7. You should make sure you understand what a database is and how you interact with it, @Nuluvius already linked a great resource on the integration in python, but it seems you should also read up on databases and SQL (Structured Query Language) which is the way to interact with the database. There are some frameworks/libraries that abstract database queries into functions, django etc. but you're strongly encouraged knowing some SQL if you want to interact with databases.
  8. It might work, according to ASUS https://www.asus.com/Commercial-Servers-Workstations/Z8NRD12/specifications/ the board supports DDR3, , RDIMM UDIMM, with ECC but nothing can be promised unless you go with stuff on the QVL of your board: http://dlcdnet.asus.com/pub/ASUS/mb/socket1366/Z8NR-D12/Manual&QVL/Z8NR-D12_memory_QVL_20121203.pdf
  9. Yes the reason that Java code is extremely portable is that it compiles into a certain Java instruction set (Java assembly/machine code if you will). This instruction set is not specific to the machine it is run or compiled on but universal to Java. The instruction set is actually a stack based one contrary to the register based one of x86. Some people argue that the reason for choosing a stack based instruction set is that the compiled binary is smaller than the register based counter part, this was an advantage when Java was developed and the internet was still young and its transfer rates where very low. It was easier to share Java programs than other counter parts because the binary was smaller. So back to why it's portable, the java byte code is run in the Java Virtual Machine which at run time translates the java instructions to the underlying hardware instruction set. This means that whenever there is a new hardware platform that has a different instruction set the only thing we need to do is to write a new version of the Java VM that will run on that platform. Now every Java program will run on that platform too, without any recompilation or changes required. THIS IS THE POWER OF JAVA. This is also the reason that many in house cooperate applicatinos are written in Java as they don't need to worry about compatibility when moving from platform to platform. In theory you should be able to write a java VM that could run without a OS but I don't think this has been done or if there is a reason to do so.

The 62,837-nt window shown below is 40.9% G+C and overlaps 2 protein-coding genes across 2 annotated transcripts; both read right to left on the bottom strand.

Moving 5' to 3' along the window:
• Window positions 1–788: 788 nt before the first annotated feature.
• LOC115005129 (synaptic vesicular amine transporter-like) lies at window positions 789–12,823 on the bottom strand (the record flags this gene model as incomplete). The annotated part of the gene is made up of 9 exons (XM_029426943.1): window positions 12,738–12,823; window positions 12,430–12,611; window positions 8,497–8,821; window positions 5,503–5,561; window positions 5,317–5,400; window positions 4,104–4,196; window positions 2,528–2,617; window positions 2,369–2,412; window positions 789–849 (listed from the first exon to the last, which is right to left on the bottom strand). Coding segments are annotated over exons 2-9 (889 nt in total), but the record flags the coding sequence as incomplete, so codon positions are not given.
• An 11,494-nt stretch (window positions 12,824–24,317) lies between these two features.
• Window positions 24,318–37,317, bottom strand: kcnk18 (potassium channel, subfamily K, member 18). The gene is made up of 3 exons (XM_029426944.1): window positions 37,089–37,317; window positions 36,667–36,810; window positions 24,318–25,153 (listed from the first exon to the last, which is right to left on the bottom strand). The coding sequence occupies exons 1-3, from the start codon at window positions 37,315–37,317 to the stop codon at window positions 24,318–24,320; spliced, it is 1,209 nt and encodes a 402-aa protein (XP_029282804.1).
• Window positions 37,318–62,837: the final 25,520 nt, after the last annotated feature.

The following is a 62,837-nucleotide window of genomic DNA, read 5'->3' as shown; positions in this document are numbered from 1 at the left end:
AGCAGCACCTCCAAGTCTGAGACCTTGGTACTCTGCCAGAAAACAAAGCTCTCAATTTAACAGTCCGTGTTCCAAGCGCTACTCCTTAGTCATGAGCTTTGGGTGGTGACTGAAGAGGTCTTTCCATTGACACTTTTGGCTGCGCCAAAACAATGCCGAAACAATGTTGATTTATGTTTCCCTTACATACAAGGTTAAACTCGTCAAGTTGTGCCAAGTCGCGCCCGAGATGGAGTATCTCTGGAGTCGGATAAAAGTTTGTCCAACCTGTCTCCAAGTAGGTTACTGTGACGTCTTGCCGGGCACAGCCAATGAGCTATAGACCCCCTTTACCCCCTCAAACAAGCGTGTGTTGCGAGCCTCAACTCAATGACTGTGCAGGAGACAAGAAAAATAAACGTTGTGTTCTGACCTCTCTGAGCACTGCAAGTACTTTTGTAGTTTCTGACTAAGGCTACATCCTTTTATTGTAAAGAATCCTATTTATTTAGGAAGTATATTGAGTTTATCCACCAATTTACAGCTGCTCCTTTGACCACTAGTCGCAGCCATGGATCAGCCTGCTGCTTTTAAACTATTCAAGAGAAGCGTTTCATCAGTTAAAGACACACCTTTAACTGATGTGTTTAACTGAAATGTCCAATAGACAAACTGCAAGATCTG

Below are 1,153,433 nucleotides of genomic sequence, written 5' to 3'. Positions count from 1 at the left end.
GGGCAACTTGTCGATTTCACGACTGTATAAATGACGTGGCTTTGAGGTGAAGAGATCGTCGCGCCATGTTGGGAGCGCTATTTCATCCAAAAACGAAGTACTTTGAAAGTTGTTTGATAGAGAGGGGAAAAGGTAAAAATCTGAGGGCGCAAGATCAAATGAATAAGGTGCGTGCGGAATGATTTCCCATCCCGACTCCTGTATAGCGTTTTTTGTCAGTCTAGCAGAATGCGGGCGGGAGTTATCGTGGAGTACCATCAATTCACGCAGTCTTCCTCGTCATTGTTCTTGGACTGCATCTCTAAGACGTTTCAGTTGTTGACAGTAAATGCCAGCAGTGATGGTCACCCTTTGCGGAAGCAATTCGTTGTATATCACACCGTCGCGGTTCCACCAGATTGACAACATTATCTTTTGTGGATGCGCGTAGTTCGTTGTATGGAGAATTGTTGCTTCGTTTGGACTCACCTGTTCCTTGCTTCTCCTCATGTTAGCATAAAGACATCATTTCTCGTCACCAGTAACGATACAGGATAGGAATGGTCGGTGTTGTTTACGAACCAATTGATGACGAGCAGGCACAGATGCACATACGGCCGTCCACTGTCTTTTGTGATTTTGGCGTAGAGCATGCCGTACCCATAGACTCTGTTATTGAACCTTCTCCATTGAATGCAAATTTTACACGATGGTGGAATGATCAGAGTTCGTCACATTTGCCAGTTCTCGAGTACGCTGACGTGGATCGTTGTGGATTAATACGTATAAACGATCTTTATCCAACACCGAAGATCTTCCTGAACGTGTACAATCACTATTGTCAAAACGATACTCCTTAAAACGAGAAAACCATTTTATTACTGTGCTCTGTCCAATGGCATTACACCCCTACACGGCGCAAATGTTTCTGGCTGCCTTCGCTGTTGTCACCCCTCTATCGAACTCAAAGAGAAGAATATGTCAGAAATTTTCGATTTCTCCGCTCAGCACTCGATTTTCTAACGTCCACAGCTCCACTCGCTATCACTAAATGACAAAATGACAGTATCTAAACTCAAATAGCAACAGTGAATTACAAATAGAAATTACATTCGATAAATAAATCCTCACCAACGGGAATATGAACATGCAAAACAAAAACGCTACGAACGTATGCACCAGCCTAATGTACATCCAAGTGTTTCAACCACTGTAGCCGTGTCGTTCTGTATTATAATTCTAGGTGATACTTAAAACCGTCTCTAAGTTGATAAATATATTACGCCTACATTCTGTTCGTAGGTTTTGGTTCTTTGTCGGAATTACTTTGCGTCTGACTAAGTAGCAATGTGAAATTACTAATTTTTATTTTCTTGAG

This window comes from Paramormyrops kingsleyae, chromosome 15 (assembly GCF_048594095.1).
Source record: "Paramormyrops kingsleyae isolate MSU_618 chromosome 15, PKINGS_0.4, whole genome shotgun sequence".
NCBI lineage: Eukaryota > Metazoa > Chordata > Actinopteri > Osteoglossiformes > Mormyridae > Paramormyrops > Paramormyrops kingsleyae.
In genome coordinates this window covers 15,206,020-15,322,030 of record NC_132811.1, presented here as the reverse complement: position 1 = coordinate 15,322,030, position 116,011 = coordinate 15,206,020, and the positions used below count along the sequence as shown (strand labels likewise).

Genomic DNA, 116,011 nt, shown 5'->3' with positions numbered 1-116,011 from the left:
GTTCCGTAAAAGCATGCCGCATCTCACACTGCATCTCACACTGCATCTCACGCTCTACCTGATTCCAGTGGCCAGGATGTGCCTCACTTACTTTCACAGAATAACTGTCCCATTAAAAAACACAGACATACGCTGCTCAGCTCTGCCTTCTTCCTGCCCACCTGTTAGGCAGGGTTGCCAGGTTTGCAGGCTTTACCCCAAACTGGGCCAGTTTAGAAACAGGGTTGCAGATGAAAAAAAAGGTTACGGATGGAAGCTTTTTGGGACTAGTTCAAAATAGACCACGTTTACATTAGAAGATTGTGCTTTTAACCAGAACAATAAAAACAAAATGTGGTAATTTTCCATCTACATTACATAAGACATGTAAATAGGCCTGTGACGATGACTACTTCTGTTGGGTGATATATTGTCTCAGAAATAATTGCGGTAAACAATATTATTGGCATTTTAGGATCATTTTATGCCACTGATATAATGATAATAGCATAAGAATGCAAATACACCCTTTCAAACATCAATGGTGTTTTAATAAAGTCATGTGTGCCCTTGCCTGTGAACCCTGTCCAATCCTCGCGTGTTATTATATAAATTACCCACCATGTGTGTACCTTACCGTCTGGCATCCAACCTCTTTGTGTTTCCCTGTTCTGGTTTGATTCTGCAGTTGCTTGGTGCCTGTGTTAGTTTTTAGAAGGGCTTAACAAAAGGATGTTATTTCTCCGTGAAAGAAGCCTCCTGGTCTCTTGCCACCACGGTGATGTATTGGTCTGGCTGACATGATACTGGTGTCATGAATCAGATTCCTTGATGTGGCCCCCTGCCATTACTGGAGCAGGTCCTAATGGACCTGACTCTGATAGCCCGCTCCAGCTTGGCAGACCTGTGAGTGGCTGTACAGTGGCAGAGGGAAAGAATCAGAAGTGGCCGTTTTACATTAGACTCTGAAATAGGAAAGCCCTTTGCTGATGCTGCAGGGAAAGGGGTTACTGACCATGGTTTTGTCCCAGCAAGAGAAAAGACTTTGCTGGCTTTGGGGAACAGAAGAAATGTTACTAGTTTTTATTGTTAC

10. It is because the Operating system implements and manages the virtual memory. The operating system manages virtual page tables that map the processes virtual memory addresses to physical memory addresses. Therefore if the operating system is 32 bit it is only going to give programs 32 bits of virtual address space and also can only address 32 bits of physical address space. Therefore even if the CPU can address more than 32 bits of physical address space the page tables never map anything there (because the OS cant address it) and therefore the CPU will only work with 4GB of memory. This is why the fix for this is called PAE (physical address extension) ie the OS can address more than 32 bits of physical addresses.
  11. All programs run from and must access RAM. From where else would it run and what else would it access? And don't say caches, caches are part of the memory hierarchy used to hide the latency of RAM and are implemented in hardware and don't care what language you write in. Also writing cache aware code can be done in any language (ie take advantage of spatial and temporal locality etc..) Not gonna get involved in the rest of the discussion, everyone has a preferred language and they have different usage areas.
  12. OpenVPN (free & open source) https://openvpn.net/index.php/open-source/documentation/howto.html It is available pre-packaged in most linux distros package managers.
  13. Don't really know what kind of answers you expect here as explaining how a phone/computer works with any level of detail requires A LOT of knowledge Here's a crash course on how modern CPUs are designed in broad strokes http://www.lighterra.com/papers/modernmicroprocessors/
  14. btrfs uses the entire harddrive it seems. you need to run: # genfstab -U /mnt >> /mnt/etc/fstab then: # arch-chroot /mnt /bin/bash